6. This study identifies several changes in Woolf’s concept of her diary that equipped her to begin to use the diary in much more creatively fruitful ways, connecting this with Woolf’s climb toward some of her greatest formal achievements in fiction.  These shifts in how Woolf used the diary as a format begin to change in 1918. Lounsberry writes that “[Woolf’s] experimental first diary period, from 1897 to 1918, harbors her greatest number of entries per year. In her second diary stage Woolf strips the periodic diary down—presses it about as far as it can go and still convey a life”(2).

7. In Lounsberry identifies the mechanism facilitating Woolf’s formal experiments in these middle diaries—Woolf’s realization that the diary itself is a method for formal experimentation that could yield a great deal of new ideas to apply in her public writings.

Here, as Woolf reflects upon the flexibility of Byron’s Don Juan cantos as a form, she realizes that “the rapid, spontaneous diary style she has been using [is] a method in itself (with artistic advantages) and her sense of the open-ended stretch of a diary—like that of endless cantos—as an ‘elastic shape’ of great allure”(12).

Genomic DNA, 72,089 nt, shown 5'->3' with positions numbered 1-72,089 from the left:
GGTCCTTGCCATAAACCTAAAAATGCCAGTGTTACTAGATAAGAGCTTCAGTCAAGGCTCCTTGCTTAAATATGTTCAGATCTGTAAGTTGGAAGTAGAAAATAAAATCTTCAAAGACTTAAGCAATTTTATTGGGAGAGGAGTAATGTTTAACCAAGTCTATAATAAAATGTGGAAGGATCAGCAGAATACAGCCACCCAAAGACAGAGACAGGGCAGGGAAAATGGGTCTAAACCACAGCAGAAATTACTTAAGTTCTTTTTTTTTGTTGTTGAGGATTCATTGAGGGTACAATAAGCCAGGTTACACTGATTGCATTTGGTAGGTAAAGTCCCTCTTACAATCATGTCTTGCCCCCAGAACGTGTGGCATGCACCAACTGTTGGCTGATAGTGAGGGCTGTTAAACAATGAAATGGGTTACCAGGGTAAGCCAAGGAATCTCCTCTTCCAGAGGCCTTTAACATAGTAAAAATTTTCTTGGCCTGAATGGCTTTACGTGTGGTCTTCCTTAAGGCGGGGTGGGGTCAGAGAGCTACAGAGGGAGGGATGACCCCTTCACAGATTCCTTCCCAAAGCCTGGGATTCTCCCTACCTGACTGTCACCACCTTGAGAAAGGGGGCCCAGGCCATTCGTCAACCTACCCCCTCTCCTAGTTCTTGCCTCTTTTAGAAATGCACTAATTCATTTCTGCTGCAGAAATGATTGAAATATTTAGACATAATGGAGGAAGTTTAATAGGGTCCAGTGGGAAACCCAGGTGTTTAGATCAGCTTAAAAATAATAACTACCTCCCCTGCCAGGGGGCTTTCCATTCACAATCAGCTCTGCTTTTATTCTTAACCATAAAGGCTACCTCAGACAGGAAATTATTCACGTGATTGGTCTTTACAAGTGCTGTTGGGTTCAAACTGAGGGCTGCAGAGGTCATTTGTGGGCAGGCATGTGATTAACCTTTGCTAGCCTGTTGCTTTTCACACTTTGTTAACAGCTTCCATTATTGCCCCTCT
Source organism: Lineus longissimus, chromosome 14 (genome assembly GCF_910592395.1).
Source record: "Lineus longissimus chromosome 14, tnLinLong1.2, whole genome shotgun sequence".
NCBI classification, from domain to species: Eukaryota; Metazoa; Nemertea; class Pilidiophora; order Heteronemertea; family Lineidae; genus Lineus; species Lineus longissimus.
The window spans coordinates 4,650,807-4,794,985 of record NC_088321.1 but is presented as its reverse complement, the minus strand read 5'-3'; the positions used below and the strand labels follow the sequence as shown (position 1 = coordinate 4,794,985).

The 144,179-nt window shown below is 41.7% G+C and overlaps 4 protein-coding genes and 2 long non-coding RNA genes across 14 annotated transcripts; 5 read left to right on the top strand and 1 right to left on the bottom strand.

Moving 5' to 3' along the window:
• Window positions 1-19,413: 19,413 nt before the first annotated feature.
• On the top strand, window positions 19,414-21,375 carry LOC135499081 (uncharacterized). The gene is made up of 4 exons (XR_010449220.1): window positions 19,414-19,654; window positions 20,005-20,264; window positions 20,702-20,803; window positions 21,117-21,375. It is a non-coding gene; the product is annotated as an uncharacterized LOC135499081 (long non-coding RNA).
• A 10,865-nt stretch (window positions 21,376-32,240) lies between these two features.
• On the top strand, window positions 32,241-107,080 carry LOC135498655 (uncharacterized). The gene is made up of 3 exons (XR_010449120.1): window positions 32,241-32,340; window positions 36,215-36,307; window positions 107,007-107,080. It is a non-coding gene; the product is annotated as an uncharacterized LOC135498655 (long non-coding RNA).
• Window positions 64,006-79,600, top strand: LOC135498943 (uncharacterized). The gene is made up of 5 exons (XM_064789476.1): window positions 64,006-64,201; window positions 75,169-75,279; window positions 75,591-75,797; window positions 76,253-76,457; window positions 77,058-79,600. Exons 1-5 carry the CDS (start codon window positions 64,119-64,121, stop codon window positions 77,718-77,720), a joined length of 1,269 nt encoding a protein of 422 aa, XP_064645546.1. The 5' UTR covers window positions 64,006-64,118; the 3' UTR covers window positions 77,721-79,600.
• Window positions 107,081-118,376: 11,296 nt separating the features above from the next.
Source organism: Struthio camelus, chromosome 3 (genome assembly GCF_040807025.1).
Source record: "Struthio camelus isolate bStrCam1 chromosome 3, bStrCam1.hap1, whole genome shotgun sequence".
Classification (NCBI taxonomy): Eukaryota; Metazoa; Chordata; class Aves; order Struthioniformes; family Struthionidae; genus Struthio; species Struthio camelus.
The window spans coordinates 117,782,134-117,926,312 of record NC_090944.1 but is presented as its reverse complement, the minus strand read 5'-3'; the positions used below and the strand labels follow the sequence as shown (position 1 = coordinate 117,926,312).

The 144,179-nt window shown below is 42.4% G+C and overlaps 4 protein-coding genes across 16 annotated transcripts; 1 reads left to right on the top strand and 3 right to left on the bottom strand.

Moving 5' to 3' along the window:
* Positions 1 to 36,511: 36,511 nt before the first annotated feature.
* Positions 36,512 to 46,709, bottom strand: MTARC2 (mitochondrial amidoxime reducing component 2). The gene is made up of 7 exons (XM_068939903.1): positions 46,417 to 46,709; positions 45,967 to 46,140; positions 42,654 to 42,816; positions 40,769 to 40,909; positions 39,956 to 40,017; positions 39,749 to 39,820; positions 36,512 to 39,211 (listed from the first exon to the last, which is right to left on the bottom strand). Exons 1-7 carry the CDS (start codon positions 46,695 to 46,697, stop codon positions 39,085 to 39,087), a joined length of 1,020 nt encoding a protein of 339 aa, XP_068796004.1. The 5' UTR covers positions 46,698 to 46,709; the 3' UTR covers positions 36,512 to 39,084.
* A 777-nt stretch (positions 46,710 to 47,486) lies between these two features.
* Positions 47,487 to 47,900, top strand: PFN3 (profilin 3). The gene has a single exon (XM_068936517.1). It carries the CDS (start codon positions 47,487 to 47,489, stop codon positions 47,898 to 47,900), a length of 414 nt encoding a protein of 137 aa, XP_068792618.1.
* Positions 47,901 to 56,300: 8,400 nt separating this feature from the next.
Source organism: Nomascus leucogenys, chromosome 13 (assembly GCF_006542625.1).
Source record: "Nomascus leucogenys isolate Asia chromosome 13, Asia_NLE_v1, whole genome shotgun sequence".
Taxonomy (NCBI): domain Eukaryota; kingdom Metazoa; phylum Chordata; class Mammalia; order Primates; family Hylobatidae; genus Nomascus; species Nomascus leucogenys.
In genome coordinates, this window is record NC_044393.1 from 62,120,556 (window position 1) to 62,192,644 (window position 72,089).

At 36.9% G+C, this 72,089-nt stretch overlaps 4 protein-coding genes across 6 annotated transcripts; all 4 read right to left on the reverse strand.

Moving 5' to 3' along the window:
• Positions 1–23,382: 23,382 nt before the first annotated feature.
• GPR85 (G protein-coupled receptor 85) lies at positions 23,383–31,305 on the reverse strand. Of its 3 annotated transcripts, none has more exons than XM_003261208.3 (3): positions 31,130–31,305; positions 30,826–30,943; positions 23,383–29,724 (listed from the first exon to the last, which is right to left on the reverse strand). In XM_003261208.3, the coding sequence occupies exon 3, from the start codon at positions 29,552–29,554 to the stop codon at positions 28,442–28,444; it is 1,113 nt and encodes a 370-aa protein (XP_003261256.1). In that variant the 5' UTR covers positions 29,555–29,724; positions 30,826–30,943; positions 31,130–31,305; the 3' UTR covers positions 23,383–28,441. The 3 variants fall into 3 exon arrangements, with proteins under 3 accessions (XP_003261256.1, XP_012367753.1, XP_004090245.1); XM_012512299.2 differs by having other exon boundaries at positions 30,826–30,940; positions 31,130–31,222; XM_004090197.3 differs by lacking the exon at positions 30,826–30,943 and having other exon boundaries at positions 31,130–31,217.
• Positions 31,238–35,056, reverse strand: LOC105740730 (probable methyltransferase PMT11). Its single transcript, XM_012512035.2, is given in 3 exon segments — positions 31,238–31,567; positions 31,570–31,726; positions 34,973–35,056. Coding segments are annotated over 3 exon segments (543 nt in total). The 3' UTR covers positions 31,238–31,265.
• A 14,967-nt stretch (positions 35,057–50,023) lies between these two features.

8. One technique that Woolf was interested in and experimented with during this time period was the loose-leaf diary. This is a choice of format with far-reaching implications for the kinds of narratives she could compose.  A bound book is designed to be used by writers as well as readers in hierarchical and sequential ways.  Entries occur in a fixed order, and once one entry is complete, it cannot be revised.  A loose-leaf diary would enable Woolf to escape the strictures of sequentiality and linearity, instead experimenting with fragments, enabling rearrangements of these pieces to many different ends.

9. Another key change explored in Lounsberry’s study is the significant shift in audience for Woolf’s diary writing—a shift from Woolf relying on external female mentors—her Hampstead mentors—to becoming her own mentor, an important move that Lounsberry argues marks a growing confidence in her own process. “Woolf will now parent herself. Elderly Virginia signifies a new—and potentially public—audience for Woolf’s diary prose and gives the diary new purpose and scope”(22).

10. This will most appeal to scholars of Woolf, Diary Studies, and Modernism, though it has broad-ranging appeal, offering a banquet of ideas about diary writing, creative writing as a process, formal experimentation, and women’s studies. This study is a treasure, the well-wrought sentences gems to be turned over and over in the mind, each facet cause for lengthy contemplation, from details on Woolf’s writing life, her experiments, and her use of the form of the diary to work out ideas for her fiction as well as support her writing psyche.

Barbara Lounsberry, Becoming Virginia Woolf: Her Middle Diaries and the Diaries She Read (Gainesville: UP Florida, 2016).